* * *
“Don’t think me cheeky, Miss Timber, but I have two things I’d like to ask you,” Cina began with surprising audacity. The tale had been completed and an exhausted Nellie had retired to bed.
“Go on, then,” the headmistress said with a gracious nod.
Cina shot her a sidelong glance. “Please don’t think this cheeky but why did you make Stacie Whitt Head Girl in the first place?”
“Rephrase that, please,” Miss Timber ordered.
“Why is Nellie Russell not Head Girl?” The query was equally unfit for a conversation between headmistress and young pupil, but Miss Timber decided to let it go.
“Nellie is the youngest in her form, and she only moved up last term,” Miss Timber said slowly. “Many of the prefects would have resented her promotion, and that would have done no good at all where I had hoped that the current set would at least keep some form of peace until the end of the year. The Head Girl must have some authority over her prefects, at least, or she will have no success in the school itself.
"Besides that, Nellie Russell has always kept very much in the background. She has never been well suited to leadership positions, and she finds it difficult to exert authority. That is partly why she feels so hopeless; what authority that she has made the effort to exercise has been ridiculed.
"Stacie, to the contrary, has always been ready to take responsibility and command, and people have always been ready to obey her—she did not use it in the right way, perhaps, but if I had made Nellie Head Girl I do not know how matters would have turned out. Stacie was the obvious choice.”
“She only ever kept in the background because she’s the youngest and she’s never had the opportunity for authority,” said Cina. “Nellie doesn’t have a very great self esteem; otherwise she’d have come to you long ago.”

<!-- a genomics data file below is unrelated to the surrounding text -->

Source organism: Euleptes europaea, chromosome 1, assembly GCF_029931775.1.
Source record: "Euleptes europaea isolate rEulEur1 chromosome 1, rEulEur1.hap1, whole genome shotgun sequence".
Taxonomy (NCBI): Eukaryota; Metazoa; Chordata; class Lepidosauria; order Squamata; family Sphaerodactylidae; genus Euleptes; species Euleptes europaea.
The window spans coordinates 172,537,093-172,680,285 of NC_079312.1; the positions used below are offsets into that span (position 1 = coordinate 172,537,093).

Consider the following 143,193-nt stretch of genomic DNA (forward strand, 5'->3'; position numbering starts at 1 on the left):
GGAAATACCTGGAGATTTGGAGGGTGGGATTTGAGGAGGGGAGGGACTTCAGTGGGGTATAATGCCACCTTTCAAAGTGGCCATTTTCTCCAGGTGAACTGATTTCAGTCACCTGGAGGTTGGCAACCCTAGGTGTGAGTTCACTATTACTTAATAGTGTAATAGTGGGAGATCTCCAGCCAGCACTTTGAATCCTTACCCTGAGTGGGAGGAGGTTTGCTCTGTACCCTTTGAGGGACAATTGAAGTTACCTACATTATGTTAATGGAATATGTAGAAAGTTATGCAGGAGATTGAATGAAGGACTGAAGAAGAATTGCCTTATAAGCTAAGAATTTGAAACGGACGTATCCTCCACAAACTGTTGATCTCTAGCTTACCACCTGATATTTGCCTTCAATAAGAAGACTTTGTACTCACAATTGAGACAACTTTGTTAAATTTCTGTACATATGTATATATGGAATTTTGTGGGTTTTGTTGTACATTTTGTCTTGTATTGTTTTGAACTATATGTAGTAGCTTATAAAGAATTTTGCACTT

“Indeed,” Ivy Timber said thoughtfully. “And I suppose you, being rather young for your form, are the same?”
Cina had the grace to blush. “I’m sorry if you think I’m horribly cheeky, Miss Timber.”
Her headmistress laughed, but attempted neither to agree nor to deny. “What is your second question?”
Cina recovered herself. “What’s wrong with the Sixth? Some of my form have nicknamed this term ‘The Term of the Worst Sixth Form Ever’, and I don’t think that’s right at all. They were fine before Christmas.”
“No; it isn’t right. I would be grateful if you could put down such an attitude. Unreliable and jealous though the majority of the current prefect team is, they are my representatives for upholding order in the school, and should be respected. They never realised how they were hurting the school till it was too late, and having discovered that, they thought it was a good opportunity for amusement.”
“Amusement? That’s horrible!” cried Cina. “How could they do such a thing? Why would they?”
“Be off with you!” Miss Timber’s kindly smile mellowed her tone, but Cina’s brow creased worriedly.
“I hope you don’t mind all too much, Miss Timber?”
“Not just this once, I might say. Now, if you please, won’t you leave me to this hideous mess with which you have mercilessly presented me? We mistresses do need a little space to ourselves once in a while, strange to you though the fact might seem.”